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Pens Notes: Sid for MVP, Nieto’s knee surgery, end of the beginning for Puljujarvi?

The mustache man will unfortunately be out for a while longer

Toronto Maple Leafs v Pittsburgh Penguins Photo by Justin Berl/Getty Images

The Penguins announced a specific timetable for how long Matt Nieto will be out yesterday. That’s usually not a good thing when a hockey team deals in specifics on an injury situation. Nieto just underwent knee surgery and will be out another six to eight weeks. The forward hasn’t played since November 30th and missing the better part of two more months is pushing this towards something of a lost season for him.

Nieto having to go under the knife is unfortunate. He’s not exactly young at 31 but is in a young player’s role to bring speed and energy. He has a contract for next year — and even better — he also has the confidence and faith of the coaches and management, so his position within the team may be fairly secure. But it’s worth wondering what the Penguins will be able to get out of him this year once he’s healed up and if they’re better off looking for different options on the fourth line for now and beyond. Having to come back from an in-season knee surgery while the rest of the league is in March form is no small matter.

One of those options might be Jesse Puljujarvi, who finally got some movement in his comeback attempt from double hip surgery. Puljujarvi is heading to Wilkes on an AHL tryout deal.

It was a surprise when almost a month ago on December 10th that Puljujarvi popped up in a practice in Pittsburgh. However, he’s only been on the ice a handful of times with the team, often rehabbing or working off the ice. The Pens said it would be a “fluid situation” from the start, but it’s also turned into a slowly developing situation as well.

It’s been weeks and the season is ticking away but it doesn’t look like Puljujarvi has made strides towards approaching the NHL lineup, until yesterday’s news. The AHL tryout is a step towards the conclusion for Puljujarvi and gets him out of the status of limbo he has been in the past few weeks.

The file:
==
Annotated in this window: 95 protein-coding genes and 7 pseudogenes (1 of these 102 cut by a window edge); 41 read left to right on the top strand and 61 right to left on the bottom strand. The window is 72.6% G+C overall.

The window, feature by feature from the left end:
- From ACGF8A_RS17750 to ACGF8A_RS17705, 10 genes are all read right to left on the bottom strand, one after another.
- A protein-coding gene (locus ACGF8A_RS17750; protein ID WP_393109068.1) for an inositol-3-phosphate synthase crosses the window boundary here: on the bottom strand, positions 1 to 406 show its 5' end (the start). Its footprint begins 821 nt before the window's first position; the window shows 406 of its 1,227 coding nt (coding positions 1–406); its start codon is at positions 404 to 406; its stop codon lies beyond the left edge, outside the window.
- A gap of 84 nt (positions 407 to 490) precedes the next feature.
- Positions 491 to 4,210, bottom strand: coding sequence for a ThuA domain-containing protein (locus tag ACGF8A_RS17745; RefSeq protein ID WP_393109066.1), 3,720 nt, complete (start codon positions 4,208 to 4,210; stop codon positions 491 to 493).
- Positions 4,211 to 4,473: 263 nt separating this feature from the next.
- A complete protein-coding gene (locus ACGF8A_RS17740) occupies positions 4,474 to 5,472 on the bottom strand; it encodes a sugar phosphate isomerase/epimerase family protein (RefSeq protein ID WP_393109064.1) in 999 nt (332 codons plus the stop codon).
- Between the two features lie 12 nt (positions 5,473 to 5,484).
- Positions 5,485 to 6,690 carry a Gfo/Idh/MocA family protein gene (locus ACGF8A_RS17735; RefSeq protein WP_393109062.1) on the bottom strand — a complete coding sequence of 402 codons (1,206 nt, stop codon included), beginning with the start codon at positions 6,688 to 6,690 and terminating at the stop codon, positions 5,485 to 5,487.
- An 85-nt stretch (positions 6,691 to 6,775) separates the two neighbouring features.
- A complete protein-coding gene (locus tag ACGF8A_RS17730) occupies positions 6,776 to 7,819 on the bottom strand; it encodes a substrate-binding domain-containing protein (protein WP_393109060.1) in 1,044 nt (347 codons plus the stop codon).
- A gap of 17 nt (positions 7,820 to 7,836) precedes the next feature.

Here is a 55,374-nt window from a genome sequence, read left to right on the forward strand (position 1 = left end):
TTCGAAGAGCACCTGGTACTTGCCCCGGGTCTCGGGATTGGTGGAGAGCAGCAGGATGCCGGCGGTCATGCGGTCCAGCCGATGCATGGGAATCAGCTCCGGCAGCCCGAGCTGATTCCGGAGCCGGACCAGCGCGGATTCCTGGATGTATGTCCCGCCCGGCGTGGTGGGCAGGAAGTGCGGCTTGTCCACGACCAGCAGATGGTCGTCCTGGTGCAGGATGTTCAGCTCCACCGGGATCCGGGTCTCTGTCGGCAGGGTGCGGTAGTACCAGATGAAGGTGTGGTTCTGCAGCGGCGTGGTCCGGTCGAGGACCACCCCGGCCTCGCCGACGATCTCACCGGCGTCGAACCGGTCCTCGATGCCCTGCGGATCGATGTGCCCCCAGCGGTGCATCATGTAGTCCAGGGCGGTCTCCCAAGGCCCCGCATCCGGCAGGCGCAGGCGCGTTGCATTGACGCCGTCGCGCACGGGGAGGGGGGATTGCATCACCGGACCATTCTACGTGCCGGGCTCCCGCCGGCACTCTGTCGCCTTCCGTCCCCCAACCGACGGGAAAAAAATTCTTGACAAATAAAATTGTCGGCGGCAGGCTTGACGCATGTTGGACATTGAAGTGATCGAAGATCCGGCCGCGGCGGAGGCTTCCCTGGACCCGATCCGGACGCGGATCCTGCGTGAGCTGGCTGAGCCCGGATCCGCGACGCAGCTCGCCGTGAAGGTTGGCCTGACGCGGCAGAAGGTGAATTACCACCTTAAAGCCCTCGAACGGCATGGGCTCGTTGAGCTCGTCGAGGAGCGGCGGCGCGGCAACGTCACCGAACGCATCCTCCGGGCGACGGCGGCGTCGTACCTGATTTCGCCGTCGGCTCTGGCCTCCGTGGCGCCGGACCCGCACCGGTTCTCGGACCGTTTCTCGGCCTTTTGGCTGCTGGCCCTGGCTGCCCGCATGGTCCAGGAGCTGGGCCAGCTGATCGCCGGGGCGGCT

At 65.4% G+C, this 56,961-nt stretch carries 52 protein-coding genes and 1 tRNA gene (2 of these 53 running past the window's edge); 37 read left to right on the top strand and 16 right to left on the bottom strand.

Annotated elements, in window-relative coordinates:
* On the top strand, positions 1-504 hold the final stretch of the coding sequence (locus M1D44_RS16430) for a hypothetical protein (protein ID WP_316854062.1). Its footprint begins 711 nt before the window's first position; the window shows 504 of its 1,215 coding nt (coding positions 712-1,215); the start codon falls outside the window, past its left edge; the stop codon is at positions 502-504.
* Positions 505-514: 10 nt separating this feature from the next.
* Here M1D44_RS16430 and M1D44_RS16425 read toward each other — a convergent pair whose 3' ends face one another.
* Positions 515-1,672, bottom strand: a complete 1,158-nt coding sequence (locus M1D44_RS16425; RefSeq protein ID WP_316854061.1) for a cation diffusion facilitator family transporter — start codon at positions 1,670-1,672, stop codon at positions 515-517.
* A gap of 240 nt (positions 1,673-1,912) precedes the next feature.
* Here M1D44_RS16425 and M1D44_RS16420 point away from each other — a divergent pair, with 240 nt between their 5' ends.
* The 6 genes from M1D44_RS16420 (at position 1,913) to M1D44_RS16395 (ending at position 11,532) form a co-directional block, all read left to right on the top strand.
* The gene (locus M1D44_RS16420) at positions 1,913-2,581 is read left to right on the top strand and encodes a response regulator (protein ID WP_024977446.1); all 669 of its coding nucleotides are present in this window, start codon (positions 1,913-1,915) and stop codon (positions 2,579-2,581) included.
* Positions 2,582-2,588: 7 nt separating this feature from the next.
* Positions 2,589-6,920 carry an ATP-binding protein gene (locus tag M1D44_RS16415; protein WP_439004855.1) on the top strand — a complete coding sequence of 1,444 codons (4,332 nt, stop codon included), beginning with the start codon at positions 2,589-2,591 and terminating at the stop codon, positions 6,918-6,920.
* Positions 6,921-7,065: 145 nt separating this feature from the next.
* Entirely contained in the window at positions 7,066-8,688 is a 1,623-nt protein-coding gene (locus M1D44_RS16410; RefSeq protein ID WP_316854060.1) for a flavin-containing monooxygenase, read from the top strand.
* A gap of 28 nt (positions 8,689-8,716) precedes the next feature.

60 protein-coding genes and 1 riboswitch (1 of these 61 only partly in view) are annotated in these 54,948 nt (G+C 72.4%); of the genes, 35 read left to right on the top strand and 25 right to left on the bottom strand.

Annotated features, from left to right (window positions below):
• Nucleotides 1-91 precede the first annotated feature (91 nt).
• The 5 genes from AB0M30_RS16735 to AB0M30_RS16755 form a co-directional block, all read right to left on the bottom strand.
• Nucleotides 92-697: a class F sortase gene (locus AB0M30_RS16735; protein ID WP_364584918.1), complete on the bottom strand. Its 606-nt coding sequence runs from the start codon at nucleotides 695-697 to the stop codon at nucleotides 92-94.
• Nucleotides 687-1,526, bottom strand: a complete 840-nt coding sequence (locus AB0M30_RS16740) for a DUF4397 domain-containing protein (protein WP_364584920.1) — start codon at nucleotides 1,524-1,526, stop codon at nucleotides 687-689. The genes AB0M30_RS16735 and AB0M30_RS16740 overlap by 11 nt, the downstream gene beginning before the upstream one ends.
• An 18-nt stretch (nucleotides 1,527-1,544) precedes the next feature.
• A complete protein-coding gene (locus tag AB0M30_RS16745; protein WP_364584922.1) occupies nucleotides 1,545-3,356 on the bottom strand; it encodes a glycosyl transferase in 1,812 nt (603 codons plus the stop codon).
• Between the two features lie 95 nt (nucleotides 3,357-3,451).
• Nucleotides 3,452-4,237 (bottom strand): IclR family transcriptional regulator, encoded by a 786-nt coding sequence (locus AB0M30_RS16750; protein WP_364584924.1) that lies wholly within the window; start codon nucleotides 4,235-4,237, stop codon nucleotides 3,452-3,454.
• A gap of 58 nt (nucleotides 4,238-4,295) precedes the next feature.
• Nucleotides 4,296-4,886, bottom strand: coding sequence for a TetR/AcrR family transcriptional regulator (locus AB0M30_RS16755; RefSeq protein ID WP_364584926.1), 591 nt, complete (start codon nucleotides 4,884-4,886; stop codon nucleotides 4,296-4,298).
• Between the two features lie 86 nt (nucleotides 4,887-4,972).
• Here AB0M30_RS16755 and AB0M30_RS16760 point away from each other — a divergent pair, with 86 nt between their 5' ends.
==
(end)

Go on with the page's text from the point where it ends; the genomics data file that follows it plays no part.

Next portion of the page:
The AHL deal, unlike a regular season NHL tryout, means that Puljujarvi can play games at the AHL level as the team assesses where he is and whether or not his surgically repaired hips will allow him to be an NHL caliber player. The standard AHL PTO gives them up to 25 games to figure out the next steps but it will likely be obvious to all parties a lot quicker than that if the player is physically capable of enduring the grind of a pro schedule.

The Pens used an AHL PTO with Mark Pysyk, he was similarly was practicing and rehabbing in Pittsburgh for a while during the regular season. Pysyk lasted eight games in Wilkes and reports were that it didn’t go well at all and ended up getting released. (Pysyk did sign an NHL contract with Calgary, but has been playing with their AHL affiliate).

Puljujarvi could be at a similar crossroads with this move. It could end up as a positive, if he holds up well and proves that he’s regaining his health and the ability to keep up. Or if his progress or health just isn’t there, he might meet the same end as Pysyk to fade out.

In an ideal world, Puljujarvi might have been ready to jump right into the lineup spot that Nieto has vacated, but that wasn’t to be with where he was at.

It was another virtuoso performance last night for Sidney Crosby. He scored the game winning goal in the third period on the power play — in a season where we’ve seen the power play fail at clutch moments so many times. He tacked on two more assists and won approximately a million faceoffs.

Crosby sits 20th in the league in scoring, and even though usually the MVP vote is centered around which player scores the most points, the Pens’ captain certainly is putting the word “value” on full display. It’s scary to think where this team would be without him.

Beyond the stats, here’s the play that sticks out acutely to what Crosby is all about while he guts it out at the end of a long game to beat an icing. He also held the puck behind the net to kill valuable seconds and was fighting to setup an insurance goal. It wasn’t to be, but this type of play shouldn’t fade from memory. The Pens’ leader was digging deep and showing the determination and passion that his career is known for.

Crosby might not be a scoring leader, but he’s 36 and on pace for close to 50 goals. If he’s able to drag the Penguins back to the playoffs, it’s fitting to consider him as valuable as anyone in the whole league.